A dog day morning with Murphy and Co.
Streetsweeping is boring. If you want to experience 'Groundhog Day' for real, grab a bin and some litter pickers and come and do my job! Day in day out the tedious days seem to endlessly merge into one another, broken only by the brief sunny spell of each oh-too-brief weekend - the only bit of your life when you feel free of the labours of Sisyphus. But every once in a while there comes a dog of a day, a close encounter with those great law codifiers Murphy and his close friend Sod. Then you'd better watch out brother! You know them - they're the antidote to Grecian 2000. A few hours in their company will turn your hair white, assuming that is, you haven't torn it all out in tufts first! Where Murphy and Sod walk - woe follows.
Monday morning. The alarm roused me but I dozed off again. I mean - who wants to get up at five thirty on any morning? Damn! I'm going to be late. Bloody Monday! Nothing's where it should be and my work clothes are scattered all over the house. Half dressed and half asleep I fumble round the fridge while my coffee milk boils over and the smoke alarm threatens to wake the rest of the household. 6.30, hoping I've got everything I need, I finally get out to the car.
It's bouncing down with rain and the mizzles got into the ignition. Bonnet up, WD 40 and curses - how many times have I had to do this in the rain? In the end, the leaden lungs of my clay cold engine cough reluctantly into life, and still misfiring, I drive on a wing and a prayer towards Halifax.
At the depot I discover my wagon has been in use over the weekend. It's not difficult to tell, it's been left piled high with festering rubbish and my brush is missing. On the ceiling of the cab is a brown stain as if somebodies been throwing mugs of coffee around. On the floor are tab ends and damp Fiesta magazines- a 'used' look. I have to get a replacement brush. I mark it 'Jim's Brush - Hands off you light fingered beggars!' Not that it'll make any difference!
So its the usual Monday - late off the mark and short of bags and diesel I head off down the litter strewn streets. At Gibbet Street a nearby phonebox has been smashed and there's glass everywhere. Opposite a drum of used cooking oil has been left on the footway. It reeks of stale curry, as I lift it into the wagon it spills all down my neck. I try to wipe the stuff off but it still leaves me feeling like a Punjabi John Travolta.
By the time I've swept up the glass I am flustered and even further behind with my round, but nothing daunted, I drive the couple of miles down the valley to Elland. I park up and prepare to hit the streets - at which point I discover my brush and shovel are missing! I rack my brains until recollection dawns - then in my minds eye I can see them, still standing against the bench at the corner of Gibbet Street! Theres nothing I can do but drive back up to Halifax and hope I can retrieve them before somebody walks off with them .
But now it's eight thirty and all the way up the hill to Halifax it's one big rush hour traffic jam. The suns come out and by the time I get there I'm getting hot, flustered and impatient - but I'm lucky - the gear is still there. I grab the brush and shovel and turn back for Elland - with every light on red.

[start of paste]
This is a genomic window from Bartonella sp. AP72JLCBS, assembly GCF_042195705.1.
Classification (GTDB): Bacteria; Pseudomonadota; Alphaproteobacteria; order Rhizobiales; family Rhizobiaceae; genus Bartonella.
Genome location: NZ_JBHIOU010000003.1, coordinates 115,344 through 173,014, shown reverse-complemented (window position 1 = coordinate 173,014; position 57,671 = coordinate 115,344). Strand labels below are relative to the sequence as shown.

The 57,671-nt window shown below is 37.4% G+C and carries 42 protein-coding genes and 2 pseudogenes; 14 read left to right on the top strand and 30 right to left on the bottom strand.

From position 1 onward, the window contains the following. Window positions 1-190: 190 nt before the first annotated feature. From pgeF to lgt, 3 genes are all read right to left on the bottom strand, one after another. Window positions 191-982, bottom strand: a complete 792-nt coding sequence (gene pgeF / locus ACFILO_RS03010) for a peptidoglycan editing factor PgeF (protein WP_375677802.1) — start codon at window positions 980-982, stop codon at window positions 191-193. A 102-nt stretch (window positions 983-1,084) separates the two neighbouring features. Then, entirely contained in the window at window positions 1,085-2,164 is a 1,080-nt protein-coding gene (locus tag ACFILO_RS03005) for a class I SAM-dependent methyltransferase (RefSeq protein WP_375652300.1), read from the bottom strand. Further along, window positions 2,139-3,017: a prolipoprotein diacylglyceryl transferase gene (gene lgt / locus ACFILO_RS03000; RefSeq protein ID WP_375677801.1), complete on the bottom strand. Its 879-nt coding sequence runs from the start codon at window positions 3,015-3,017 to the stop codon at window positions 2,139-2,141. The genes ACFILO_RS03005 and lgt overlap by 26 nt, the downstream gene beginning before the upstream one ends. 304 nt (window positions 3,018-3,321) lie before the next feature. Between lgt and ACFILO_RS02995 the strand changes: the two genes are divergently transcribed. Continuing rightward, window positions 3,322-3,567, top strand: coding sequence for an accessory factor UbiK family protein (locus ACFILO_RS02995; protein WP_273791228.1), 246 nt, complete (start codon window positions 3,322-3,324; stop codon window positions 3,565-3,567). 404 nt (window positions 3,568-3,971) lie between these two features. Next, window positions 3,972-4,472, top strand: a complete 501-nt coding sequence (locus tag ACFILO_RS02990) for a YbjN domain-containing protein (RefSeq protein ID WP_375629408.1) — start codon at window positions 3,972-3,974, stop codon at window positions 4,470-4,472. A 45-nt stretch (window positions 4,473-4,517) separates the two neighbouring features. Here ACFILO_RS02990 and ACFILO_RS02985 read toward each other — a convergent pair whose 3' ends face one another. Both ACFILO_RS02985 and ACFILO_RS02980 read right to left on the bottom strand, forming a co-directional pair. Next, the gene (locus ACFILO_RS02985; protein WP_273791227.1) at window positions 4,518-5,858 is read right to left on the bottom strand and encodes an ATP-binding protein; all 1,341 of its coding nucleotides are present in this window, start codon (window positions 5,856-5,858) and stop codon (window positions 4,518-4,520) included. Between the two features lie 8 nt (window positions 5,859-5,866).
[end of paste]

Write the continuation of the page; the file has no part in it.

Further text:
Now I'm running late. On Victoria Road I lift an exceptionally heavy steel binliner which nearly pulls my back out, only to discover that some considerate individual has filled it with old potatoes. In the neighbouring bin awaits a handful of dog dirt! On the precinct the florist has left out the usual bags of trade waste and the kids have scattered cellophane and flower cuttings everywhere. By the chinese takeaway a nasty shock awaits. As I put my hand into the bin I feel something move! It a ruddy hedgehog! Now I know hedgehogs are supposed to be clever, but I've never heard of one shinning up a lamppost! it strikes me some folk are just plain cruel. I remove it and hide it in the shrubbery.
This morning we received a memo from the management reminding us that council operatives are not allowed to engage in 'totting'. It's something of an 'in' joke among the workforce, as nobody professes to know what 'totting' means! 'Totting' is a colloquialism not familiar in Calderdale and one suspects that some 'off comed'un' is responsible for the memo. The word they use here is 'scranning', which, amazingly appears in Collins English Dictionary where it is described as 'begging for scraps'. 'Skran' is in fact old Norwegian for refuse, which is perhaps why binmen go to Scrandinavia for their holidays!!
Now the bottom line of all this is that, legally speaking, refuse collected from the public by binmen and sweepers becomes the property of the council until it is tipped, at which point it becomes the property of the Waste Management Authority. For binmen and the like, this means that 'creative recycling' of useful refuse is theft from the council and therefore a dismissable offence. This memo has been a revelation to many - did you know for example that, legally speaking, the council now own all those pornographic magazines you sheepishly put out for the binmen? Cash strapped councils are constantly looking for ways of raising money - why not council sex shops? They already own the stock! This legal position opens up all manner of fascinating possibilities. If for example someone forgets to flush a public convenience, does the poo remain the property of the council until its flushed round the bend? Having been flushed, does it then become the property of Yorkshire Water, or is it still running in the councils pipes? I mean, do they pay people to think of these things? If I accidently get a bluebottle in my cab at the tip, should I put it in an envelope and